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Re: Preceding headings and link context [wasWCAG 2.0: multiple buttons with the same name accessible]

for

From: Andrew Kirkpatrick
Date: Nov 24, 2014 1:06PM


Lucy,
I just tried this with JAWS on FF and it reads the heading.

For example, on w3.org I navigated to the link "By date" and hit capslock+t and at the end of a long string of voiced text JAWS announces "heading is technical reports".

AWK

-----Original Message-----
From: <EMAIL REMOVED> [mailto: <EMAIL REMOVED> ] On Behalf Of Lucy Greco
Sent: Monday, November 24, 2014 2:59 PM
To: WebAIM Discussion List
Subject: Re: [WebAIM] Preceding headings and link context [was Re: WCAG 2.0: multiple buttons with the same name accessible]

one correction here the jaws + t only reads the page title it never reads a proceeding heading the only way to get the hedding is by moving to it with the h key



--
Lucia Greco
Web Accessibility Evangelist
IST - Architecture, Platforms, and Integration University of California, Berkeley
(510) 289-6008 skype: lucia1-greco
http://webaccess.berkeley.edu
Follow me on twitter @accessaces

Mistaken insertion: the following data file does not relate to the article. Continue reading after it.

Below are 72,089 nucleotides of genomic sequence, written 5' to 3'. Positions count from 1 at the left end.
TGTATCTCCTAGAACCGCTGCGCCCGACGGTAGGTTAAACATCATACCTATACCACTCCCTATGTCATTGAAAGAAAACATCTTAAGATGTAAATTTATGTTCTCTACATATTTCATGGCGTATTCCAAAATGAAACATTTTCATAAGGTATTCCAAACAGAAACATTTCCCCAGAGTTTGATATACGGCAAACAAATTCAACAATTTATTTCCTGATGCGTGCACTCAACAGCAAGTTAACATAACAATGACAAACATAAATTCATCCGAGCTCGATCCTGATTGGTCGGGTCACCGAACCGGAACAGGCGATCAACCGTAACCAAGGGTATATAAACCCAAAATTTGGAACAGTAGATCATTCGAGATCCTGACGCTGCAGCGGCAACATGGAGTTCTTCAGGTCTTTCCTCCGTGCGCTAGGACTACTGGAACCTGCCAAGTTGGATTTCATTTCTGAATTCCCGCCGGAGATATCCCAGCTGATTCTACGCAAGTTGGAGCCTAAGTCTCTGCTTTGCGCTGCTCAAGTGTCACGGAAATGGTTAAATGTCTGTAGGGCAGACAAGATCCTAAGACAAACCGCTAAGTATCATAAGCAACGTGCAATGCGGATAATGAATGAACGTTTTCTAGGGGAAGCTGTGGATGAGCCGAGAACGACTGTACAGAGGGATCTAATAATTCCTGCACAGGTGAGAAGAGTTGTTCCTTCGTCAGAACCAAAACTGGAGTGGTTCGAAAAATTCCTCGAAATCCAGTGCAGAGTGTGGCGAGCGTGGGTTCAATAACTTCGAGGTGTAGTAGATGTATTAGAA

On Sun, Nov 23, 2014 at 1:15 PM, <EMAIL REMOVED> < <EMAIL REMOVED> > wrote:

> Thanks, Cliff and Andrew. Much appreciated.
>
> Jason Kiss
>
>
>
>
>
> > On 22/11/2014, at 4:25 pm, Andrew Kirkpatrick < <EMAIL REMOVED> >
> wrote:
> >
> > Jason,
> > My answer below:
> > <quote>
> > Agreed, but given that all screen readers (at least as far as I'm
> > aware) enable quick access to a link's preceding heading (albeit
> simultaneously moving focus to that heading), wouldn't we consider the
> relationship between the link and that heading both programmatically
> determinable AND effectively fully accessibility supported by screen
> readers?
> > </quote>
> >
> > The original logic was that while it is easy and convenient for a
> sighted user to glance at the heading and click the link, it is not so
> easy for a screen reader user. The advantage of the JAWS shortcut
> (JAWS + T) is that you can be informed about the most local heading
> prior to the link, but if the user uses the heading shortcut they move
> their focus (as you
> indicate) so the user then needs to navigate back to the link that was
> focused and that they were considering activating. That link might be
> the next item in the DOM after the heading, or it could be that the
> user needs to navigate through many links that stand between the
> heading and the original link. This doesn't amount to a good user